Reverend Jesse Jackson, a former Democratic candidate for president and the leader of Operation PUSH for five decades, announced that he would step down as president of the Rainbow PUSH civil rights organization.
Jackson is one of the most consequential politicians of the last half-century. His advocacy for civil rights made him a beloved figure among blacks in Chicago, and his national imprint on Democratic Party politics was huge. In 1996, he merged his Operation PUSH organization with the Rainbow Coalition he formed during his 1984 presidential campaign.
Jackson announced in 2017 that he was suffering from Parkinson’s disease, which has severely limited his public engagements. His successor is expected to be announced at the 57th annual Rainbow PUSH Coalition convention on Sunday.
In recent years, he’s continued publicly advocating for civil rights and various political campaigns while leading Rainbow PUSH, headquartered at 930 E. 50th St., once the KAM Synagogue. Jackson’s regular Saturday morning session at his headquarters was for years a must-stop for local, state and national political figures. Jackson helped lead a 1983 voter registration drive that ultimately resulted in the election of Harold Washington as Chicago’s first Black mayor.
Jackson has been based in Chicago except for a break of a few years when he moved to Washington, where Rainbow PUSH had offices. There, he ran for and won a seat as one of the District of Columbia’s “shadow senators,” part of his drive for voting rights and statehood. On the media side, Jackson hosted a CNN show for eight years starting in 1992 and wrote a column for the Sun-Times.
Unlike many radical socialists and Communists in the civil rights movement, Jackson always had the ability to talk with those opposed to him. His Operation PUSH (People United To Serve Humanity) set as goals economic empowerment and expanding educational, business, and employment opportunities for the disadvantaged and people of color. PUSH used boycotts more effectively than any other civil rights group in the country. In the end, local and national business leaders respected him and his efforts.
Unlike many other civil rights leaders, Jackson tried to work within the system to advance his causes. In 1975, he founded Push Excel (for Excellence Inc.) to support students striving for excellence in education while also assisting them with job placement.
Jonathan Jackson said his father “has forever been on the scene of justice and has never stopped fighting for civil rights.” That, he said, will be “his mark upon history.”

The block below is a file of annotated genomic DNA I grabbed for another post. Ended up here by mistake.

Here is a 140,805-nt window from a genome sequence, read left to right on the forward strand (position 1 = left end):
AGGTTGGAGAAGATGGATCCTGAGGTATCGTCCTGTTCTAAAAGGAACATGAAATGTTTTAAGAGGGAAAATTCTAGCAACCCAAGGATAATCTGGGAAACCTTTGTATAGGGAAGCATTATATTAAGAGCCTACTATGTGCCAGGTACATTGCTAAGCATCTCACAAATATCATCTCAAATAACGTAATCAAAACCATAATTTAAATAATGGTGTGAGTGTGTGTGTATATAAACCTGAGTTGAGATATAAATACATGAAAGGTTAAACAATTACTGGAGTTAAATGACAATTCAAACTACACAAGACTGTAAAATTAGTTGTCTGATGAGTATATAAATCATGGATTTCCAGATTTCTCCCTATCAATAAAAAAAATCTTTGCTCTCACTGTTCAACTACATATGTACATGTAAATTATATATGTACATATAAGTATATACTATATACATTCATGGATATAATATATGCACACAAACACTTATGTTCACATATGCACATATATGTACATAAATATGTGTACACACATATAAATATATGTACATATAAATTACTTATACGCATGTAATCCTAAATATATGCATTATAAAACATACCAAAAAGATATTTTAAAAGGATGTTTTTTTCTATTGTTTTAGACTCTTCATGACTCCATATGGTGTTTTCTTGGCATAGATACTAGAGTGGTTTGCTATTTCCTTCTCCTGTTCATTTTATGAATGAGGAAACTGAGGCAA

Illinois Lt. Gov. Juliana Stratton said in a statement that Jackson “answered the call to serve and dedicated his work to letting it ring true, through decades of advocacy for the rights of our communities. As he steps down as president of the Rainbow/PUSH Coalition, may we take this time to reflect on his legacy in the journey for civil rights and liberty that have forever shaped our nation. I stand on the shoulders of leaders like Rev. Jackson, as a trailblazer and a powerful voice for a better tomorrow, and I wish him the best as he embarks on this new chapter. The state of Illinois will continue to cherish and preserve his passion in advocacy for justice for all.”
Jackson’s relationship with Jews was strained ever since he referred to New York City as “Hymietown.” He also called Israeli Prime Minister Menachem Begin a “terrorist.” His later apologies for those references rang hollow when he advocated for radical Palestinian positions.
Jackson has often been lumped together with race hustler Al Sharpton. Indeed, there have been issues where Jackson and Sharpton have vied for primacy. But Jackson has always been a different kind of black leader, far more willing to debate and engage intellectually with the right, as shown in his appearances on Bill Buckley’s “Firing Line.”
From the radicalism of his youth, Jackson grew into someone whom his political opponents could talk to. That’s what’s missing from today’s black-white dynamic, and Jackson disappearing from the public square will leave us poorer for it.